Research Article: Opiate Sensitization Induces FosB/ΔFosB Expression in Prefrontal Cortical, Striatal and Amygdala Brain Regions

Date Published: August 23, 2011

Publisher: Public Library of Science

Author(s): Gary B. Kaplan, Kimberly A. Leite-Morris, WenYing Fan, Angela J. Young, Marsha D. Guy, Pranela Rameshwar. http://doi.org/10.1371/journal.pone.0023574

Abstract: Sensitization to the effects of drugs of abuse and associated stimuli contributes to drug craving, compulsive drug use, and relapse in addiction. Repeated opiate exposure produces behavioral sensitization that is hypothesized to result from neural plasticity in specific limbic, striatal and cortical systems. ΔFosB and FosB are members of the Fos family of transcription factors that are implicated in neural plasticity in addiction. This study examined the effects of intermittent morphine treatment, associated with motor sensitization, on FosB/ΔFosB levels using quantitative immunohistochemistry. Motor sensitization was tested in C57BL/6 mice that received six intermittent pre-treatments (on days 1, 3, 5, 8, 10, 12) with either subcutaneous morphine (10 mg/kg) or saline followed by a challenge injection of morphine or saline on day 16. Mice receiving repeated morphine injections demonstrated significant increases in locomotor activity on days 8, 10, and 12 of treatment (vs. day 1), consistent with development of locomotor sensitization. A morphine challenge on day 16 significantly increased locomotor activity of saline pre-treated mice and produced even larger increases in motor activity in the morphine pre-treated mice, consistent with the expression of opiate sensitization. Intermittent morphine pre-treatment on these six pre-treatment days produced a significant induction of FosB/ΔFosB, measured on day 16, in multiple brain regions including prelimbic (PL) and infralimbic (IL) cortex, nucleus accumbens (NAc) core, dorsomedial caudate-putamen (CPU), basolateral amygdala (BLA) and central nucleus of the amygdala (CNA) but not in a motor cortex control region. Opiate induced sensitization may develop via Fos/ΔFosB plasticity in motivational pathways (NAc), motor outputs (CPU), and associative learning (PL, IL, BLA) and stress pathways (CNA).

Partial Text: Sensitization is an addiction-related phenomenon that produces enduring enhancement of behavioral or locomotor responses after repeated and intermittent administration of psychostimulants and opiates [1]. Extensive investigations have shown that the repeated administration of psychostimulants such as cocaine, amphetamine, and nicotine result in persistent motor and neurochemical sensitization in animal models [2], [3]. Sensitization to drugs of abuse and associated stimuli is hypothesized to occur via plasticity in motor, motivational and cognitive neural systems and is thought to contribute to drug craving and relapse in addiction. Sensitization develops to the stimulant effects of opiates [4], [5] and to their conditioned rewarding properties, as measured by conditioned place preference [6], [7]. Sensitization develops to the conditioned aversive effects of withdrawal after repeated drug administration [8]. Thus, addiction can be viewed as a progressive phenomenon resulting partly from the sensitization of the stimulant and rewarding effects of drugs and from the conditioned aversive properties of drug withdrawal. Sensitization can last for days, weeks or months after cessation of drug exposure and is thought to contribute to relapse in addiction [9].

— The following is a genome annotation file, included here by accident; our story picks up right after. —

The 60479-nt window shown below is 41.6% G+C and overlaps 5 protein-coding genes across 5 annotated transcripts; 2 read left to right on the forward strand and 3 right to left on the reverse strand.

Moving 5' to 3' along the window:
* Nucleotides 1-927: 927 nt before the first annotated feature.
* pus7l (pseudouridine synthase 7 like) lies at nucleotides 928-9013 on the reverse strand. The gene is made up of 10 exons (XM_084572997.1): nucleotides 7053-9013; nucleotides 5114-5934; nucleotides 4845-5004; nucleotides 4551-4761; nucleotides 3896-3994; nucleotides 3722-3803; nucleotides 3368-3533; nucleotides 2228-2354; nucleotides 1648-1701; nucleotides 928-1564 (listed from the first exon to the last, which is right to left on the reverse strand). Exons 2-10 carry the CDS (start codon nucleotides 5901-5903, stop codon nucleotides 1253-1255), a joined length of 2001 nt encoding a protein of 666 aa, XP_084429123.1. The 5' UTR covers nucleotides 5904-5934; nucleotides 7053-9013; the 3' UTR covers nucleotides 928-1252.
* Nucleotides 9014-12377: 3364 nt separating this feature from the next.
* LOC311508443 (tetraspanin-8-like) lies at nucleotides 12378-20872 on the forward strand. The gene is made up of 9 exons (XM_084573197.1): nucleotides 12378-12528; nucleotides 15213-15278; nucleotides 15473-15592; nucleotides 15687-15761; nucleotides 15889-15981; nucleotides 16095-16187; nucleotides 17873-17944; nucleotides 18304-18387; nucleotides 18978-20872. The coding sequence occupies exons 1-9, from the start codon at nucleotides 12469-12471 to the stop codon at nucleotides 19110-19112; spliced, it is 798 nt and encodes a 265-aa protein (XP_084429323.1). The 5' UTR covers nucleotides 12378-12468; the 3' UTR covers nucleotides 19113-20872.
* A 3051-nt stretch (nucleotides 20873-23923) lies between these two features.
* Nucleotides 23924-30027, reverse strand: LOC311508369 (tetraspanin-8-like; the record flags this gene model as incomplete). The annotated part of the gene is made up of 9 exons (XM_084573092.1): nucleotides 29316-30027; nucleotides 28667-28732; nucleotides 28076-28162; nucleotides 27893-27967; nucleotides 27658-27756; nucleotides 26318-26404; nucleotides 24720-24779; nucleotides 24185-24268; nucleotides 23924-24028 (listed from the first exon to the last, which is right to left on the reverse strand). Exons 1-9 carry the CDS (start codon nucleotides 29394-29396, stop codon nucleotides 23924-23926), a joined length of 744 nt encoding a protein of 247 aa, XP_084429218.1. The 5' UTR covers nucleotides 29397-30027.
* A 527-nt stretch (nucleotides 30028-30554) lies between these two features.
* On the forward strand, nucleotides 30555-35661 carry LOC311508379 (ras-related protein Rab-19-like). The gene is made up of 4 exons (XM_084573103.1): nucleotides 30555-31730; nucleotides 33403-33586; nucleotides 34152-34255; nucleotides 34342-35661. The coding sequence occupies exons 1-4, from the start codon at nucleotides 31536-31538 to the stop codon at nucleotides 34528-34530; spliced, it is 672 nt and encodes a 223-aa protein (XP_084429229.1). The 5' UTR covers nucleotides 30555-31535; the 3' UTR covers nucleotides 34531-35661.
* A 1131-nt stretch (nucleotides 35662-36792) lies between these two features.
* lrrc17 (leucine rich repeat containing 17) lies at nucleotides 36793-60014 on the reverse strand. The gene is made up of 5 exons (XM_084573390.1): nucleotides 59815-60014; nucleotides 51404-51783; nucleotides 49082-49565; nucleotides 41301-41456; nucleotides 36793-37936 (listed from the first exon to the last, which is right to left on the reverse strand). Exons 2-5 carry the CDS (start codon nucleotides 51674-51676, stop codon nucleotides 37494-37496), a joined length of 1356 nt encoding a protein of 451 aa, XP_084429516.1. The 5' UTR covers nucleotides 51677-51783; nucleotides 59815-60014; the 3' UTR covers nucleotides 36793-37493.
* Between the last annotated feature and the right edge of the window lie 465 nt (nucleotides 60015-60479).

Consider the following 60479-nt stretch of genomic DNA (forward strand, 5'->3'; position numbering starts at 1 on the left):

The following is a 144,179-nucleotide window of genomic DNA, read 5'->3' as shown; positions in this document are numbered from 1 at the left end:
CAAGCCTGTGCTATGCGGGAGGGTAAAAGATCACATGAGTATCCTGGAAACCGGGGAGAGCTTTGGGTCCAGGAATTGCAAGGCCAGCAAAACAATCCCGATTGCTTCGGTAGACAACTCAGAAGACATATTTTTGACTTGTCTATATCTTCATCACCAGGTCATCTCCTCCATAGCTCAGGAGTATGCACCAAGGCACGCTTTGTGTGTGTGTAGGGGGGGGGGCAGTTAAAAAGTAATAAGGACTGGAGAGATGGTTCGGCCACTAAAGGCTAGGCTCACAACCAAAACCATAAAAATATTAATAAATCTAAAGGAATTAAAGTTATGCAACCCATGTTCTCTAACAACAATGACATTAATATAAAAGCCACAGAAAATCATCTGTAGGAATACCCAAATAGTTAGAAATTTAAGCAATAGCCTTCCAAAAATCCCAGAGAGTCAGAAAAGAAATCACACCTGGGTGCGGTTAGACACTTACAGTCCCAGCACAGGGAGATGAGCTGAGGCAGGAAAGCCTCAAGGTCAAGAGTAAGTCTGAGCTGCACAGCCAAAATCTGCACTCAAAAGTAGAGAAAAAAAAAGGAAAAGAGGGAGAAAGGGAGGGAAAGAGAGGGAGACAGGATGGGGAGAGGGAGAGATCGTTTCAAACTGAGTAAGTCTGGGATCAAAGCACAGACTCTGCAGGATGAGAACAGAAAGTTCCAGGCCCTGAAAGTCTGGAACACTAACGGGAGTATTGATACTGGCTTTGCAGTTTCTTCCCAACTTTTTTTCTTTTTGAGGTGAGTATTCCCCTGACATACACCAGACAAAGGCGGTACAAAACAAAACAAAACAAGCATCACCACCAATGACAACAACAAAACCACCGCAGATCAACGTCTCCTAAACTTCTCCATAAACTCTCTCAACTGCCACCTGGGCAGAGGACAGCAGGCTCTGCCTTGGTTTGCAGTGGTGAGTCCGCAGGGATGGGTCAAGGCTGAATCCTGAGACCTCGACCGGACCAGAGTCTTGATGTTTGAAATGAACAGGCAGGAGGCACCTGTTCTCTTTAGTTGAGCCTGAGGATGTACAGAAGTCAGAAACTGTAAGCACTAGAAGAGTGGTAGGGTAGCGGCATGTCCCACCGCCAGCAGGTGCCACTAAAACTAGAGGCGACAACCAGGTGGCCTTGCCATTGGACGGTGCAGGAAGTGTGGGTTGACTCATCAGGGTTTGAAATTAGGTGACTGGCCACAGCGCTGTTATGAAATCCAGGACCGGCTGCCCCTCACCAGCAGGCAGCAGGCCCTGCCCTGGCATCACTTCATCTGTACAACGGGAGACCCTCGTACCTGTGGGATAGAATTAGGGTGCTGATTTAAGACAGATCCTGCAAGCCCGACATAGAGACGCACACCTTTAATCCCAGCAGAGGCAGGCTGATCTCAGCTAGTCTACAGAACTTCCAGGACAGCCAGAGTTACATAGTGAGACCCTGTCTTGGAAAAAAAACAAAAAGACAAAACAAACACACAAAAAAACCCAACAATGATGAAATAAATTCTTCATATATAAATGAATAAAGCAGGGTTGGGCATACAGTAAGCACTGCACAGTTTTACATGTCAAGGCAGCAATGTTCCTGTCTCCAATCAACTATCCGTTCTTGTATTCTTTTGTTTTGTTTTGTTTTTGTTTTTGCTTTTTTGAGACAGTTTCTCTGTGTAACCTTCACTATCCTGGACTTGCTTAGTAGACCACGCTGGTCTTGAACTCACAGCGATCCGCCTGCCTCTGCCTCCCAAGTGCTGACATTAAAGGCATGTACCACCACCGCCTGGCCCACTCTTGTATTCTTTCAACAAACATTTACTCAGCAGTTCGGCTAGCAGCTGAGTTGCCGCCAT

Figure 1 illustrates the motor effects of intermittent morphine administration given on days 1, 3, 5, 8, 10, and 12 of pre-treatment, as measured by the total distance traveled over 180 min. A two-way ANOVA demonstrated significant effects of treatment (vehicle vs. morphine) group (F1, 232 = 235.4; P<0.0001), treatment day (F5, 232 = 3.47; P<0.01) and treatment group×day interaction (F5, 232 = 3.39; P<0.0001). Post-hoc testing revealed that on days 8, 10, and 12 of treatment, the morphine treatment groups showed significant differences in locomotor responses compared with day 1 of treatment. Thus, repeated morphine pre-treatment produced increasing motor stimulant effects within four to six treatments resulting in the development of locomotor sensitization in this model. In summary, repeated and intermittent morphine injections produced progressive increases in motor activity. In morphine pre-treated mice, a morphine injection on challenge day (day 16) produced more than a two-fold increase in locomotor behavior compared to vehicle pre-treated mice (receiving the same morphine challenge). Morphine sensitized mice demonstrated associated increases in FosB/ΔFosB immunoreactivity in PL, IL, NAcC, NAcS, CPU, CNA, and BLA regions. Source: http://doi.org/10.1371/journal.pone.0023574